Napoleon Beazley Wins A Last-Minute Stay
By: Jeannine Scott
Napoleon Beazley was set to be executed in Texas ten days after his 25th birthday on August 15 when the Texas Court of Criminal Appeals ordered a stay of the execution to hear a number of the issues surrounding the case.
He was convicted for the murder of John Luttig in Tyler, Texas, in 1995. The jury that heard the case about Beazley, who is black, and the murder of Luttig, who was white, was an all-white jury in a county where African Americans comprise 20 percent of the population. One of the jurors was a notorious racist, it was learned in 1997 — the juror’s wife has filed an affidavit confirming this. Another juror on the case appears to have been a long-time employee of one of Luttig’s business partners — information that also was not revealed during the pretrial screening of jurors. The victim was the father of a federal appeals judge, and the judge worked closely with prosecutors in pursuing the case against Beazley.
As if these weren’t reasons enough to revisit the trial and sentence of Beazley, there is the issue of the executions of juveniles — Beazley was 17 at the time of the murder.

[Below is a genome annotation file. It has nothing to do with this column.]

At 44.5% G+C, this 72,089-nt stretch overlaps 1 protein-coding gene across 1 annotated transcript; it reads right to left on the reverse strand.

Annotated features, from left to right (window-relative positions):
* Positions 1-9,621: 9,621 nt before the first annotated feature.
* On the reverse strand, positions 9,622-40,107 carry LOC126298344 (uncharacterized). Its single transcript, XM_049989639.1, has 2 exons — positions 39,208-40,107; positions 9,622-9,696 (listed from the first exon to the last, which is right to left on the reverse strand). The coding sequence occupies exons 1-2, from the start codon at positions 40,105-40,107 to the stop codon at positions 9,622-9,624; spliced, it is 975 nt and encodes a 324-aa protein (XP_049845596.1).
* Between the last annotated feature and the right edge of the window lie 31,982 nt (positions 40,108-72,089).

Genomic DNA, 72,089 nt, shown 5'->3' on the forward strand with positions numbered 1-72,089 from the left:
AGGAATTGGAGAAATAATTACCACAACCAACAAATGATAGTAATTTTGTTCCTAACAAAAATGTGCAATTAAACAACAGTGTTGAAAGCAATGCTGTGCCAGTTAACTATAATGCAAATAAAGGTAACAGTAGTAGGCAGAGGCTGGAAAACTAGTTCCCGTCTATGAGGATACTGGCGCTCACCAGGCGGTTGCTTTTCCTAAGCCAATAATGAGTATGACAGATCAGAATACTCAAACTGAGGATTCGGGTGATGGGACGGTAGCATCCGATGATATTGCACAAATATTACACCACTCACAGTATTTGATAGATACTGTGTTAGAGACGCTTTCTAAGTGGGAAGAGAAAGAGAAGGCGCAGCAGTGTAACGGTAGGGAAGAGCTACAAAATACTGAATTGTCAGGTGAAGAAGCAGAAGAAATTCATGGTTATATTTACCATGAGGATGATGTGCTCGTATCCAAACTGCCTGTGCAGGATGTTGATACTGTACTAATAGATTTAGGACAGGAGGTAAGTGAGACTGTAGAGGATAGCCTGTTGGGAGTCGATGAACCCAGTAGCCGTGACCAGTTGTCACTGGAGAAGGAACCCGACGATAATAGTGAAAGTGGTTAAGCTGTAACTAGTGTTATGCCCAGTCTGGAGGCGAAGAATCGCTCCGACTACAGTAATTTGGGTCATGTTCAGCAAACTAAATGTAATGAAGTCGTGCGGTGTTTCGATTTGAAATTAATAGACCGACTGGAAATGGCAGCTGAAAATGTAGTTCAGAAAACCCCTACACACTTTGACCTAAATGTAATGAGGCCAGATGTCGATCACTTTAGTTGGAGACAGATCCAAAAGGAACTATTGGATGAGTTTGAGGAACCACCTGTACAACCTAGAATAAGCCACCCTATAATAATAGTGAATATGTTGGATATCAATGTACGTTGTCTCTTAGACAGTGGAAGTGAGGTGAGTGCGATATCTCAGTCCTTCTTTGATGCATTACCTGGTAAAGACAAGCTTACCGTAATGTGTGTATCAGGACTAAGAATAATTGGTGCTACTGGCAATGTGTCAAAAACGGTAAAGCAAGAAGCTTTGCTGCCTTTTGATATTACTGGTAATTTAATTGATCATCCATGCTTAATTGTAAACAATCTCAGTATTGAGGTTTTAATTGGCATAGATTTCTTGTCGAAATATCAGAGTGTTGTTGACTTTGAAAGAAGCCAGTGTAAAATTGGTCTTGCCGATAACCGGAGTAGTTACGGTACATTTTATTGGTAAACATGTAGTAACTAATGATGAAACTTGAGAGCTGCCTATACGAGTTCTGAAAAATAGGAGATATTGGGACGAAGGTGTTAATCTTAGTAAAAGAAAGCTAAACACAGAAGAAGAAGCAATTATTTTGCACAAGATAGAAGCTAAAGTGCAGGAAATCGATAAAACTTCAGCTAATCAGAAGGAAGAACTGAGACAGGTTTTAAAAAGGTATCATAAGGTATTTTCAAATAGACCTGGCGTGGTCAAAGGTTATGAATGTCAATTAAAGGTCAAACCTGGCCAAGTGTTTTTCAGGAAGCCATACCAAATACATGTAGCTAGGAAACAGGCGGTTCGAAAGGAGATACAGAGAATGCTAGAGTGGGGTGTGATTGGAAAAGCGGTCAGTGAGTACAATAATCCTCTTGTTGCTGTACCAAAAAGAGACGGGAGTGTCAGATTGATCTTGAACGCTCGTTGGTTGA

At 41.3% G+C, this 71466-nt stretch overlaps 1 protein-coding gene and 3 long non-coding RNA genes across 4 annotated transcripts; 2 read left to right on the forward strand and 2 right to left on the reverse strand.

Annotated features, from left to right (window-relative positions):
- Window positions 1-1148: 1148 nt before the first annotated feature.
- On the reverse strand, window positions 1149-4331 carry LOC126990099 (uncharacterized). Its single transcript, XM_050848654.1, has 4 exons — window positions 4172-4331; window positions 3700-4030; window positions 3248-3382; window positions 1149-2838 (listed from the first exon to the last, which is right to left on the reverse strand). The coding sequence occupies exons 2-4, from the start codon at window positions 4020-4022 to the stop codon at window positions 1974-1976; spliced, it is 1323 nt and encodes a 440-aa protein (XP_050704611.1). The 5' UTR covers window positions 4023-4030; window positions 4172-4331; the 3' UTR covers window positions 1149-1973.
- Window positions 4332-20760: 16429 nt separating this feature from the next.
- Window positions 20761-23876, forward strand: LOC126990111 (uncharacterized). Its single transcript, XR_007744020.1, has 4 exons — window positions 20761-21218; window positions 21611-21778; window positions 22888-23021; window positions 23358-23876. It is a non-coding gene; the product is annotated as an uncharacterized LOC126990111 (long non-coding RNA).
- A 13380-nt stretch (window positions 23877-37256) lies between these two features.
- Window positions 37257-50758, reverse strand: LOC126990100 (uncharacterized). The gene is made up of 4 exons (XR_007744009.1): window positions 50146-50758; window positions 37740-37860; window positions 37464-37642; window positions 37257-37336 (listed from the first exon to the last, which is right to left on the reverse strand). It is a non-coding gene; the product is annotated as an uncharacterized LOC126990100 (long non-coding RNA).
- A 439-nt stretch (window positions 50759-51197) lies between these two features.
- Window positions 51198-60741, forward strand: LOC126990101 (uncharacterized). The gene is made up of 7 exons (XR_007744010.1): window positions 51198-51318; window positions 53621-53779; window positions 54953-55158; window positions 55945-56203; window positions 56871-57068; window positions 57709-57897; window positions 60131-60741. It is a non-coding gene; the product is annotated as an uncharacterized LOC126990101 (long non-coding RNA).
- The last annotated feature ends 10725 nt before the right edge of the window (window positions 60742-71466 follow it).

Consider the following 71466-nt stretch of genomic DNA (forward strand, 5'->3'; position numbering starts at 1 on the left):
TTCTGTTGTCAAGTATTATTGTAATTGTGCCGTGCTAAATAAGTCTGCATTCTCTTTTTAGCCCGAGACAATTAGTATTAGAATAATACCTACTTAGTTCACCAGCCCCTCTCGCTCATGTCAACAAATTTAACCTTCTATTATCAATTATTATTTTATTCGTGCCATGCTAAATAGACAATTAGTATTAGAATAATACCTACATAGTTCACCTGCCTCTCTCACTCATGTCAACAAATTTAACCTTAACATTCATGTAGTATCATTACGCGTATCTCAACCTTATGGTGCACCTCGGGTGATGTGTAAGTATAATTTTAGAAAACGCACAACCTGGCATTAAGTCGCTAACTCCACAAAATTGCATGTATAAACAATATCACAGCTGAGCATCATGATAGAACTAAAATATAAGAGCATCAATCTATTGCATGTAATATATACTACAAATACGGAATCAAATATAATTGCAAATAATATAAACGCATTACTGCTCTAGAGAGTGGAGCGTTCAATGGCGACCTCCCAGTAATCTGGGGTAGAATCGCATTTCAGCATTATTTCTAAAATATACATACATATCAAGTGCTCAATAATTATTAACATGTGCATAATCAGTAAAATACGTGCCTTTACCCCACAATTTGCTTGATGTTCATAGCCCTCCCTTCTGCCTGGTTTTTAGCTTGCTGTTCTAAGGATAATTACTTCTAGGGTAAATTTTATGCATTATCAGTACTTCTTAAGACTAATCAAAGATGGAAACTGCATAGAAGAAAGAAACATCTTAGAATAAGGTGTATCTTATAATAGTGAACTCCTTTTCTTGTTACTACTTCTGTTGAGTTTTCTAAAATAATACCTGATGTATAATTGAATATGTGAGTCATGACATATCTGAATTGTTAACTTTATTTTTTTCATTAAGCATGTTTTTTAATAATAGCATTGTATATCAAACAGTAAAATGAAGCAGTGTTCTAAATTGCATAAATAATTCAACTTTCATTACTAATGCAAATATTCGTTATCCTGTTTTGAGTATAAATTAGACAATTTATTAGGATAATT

The United States has signed an international law — a law respected by almost every nation in the world — forbidding the execution of juveniles, defined as those under the age of 18 at the time a crime was committed. Of those nations executing children, the United States is far in the lead, with at least 13 child offenders put to death in the last decade, while the combined total of the other nations of the world is ten. Currently, there are approximately 70 child offenders on death row in 16 states throughout the United States.
Texas, the home of President George W. Bush, has had about 35 percent of the total number of American children on death row since the death penalty was reinstated in 1977. Texas also has the dishonor of executing one third of the children killed by the state in the U.S.
After Steve Roach, another juvenile offender, was executed in January 2000, his lawyer released a statement that concluded: “And he was unable to grasp, even to his last breath, why we kill people to teach other people that killing people is wrong. The principal lesson he wanted his own death to communicate is that this makes no sense. Killing kids makes no sense, and it must be stopped.”
The Campaign to End the Death Penalty agree wholeheartedly. That’s why the Austin chapter staged two protests outside the governor’s mansion, demanding a stop to the execution of another “child” — Napoleon Beazley. There is another protest planned for mid-September. Polls in Texas indicate that most people oppose the execution of juveniles. We in the Austin chapter want to know why Governor Rick Perry doesn’t agree with us.
The stay of execution in Beazley’s case will open up the possibility that the Supreme Court will take up the question of the execution of juvenile offenders — just as it has taken up the execution of the mentally retarded. We should celebrate the halting of Napoleon Beazley’s execution — and continue to keep up the pressure against the execution of juvenile offenders and all victims of the unjust death penalty.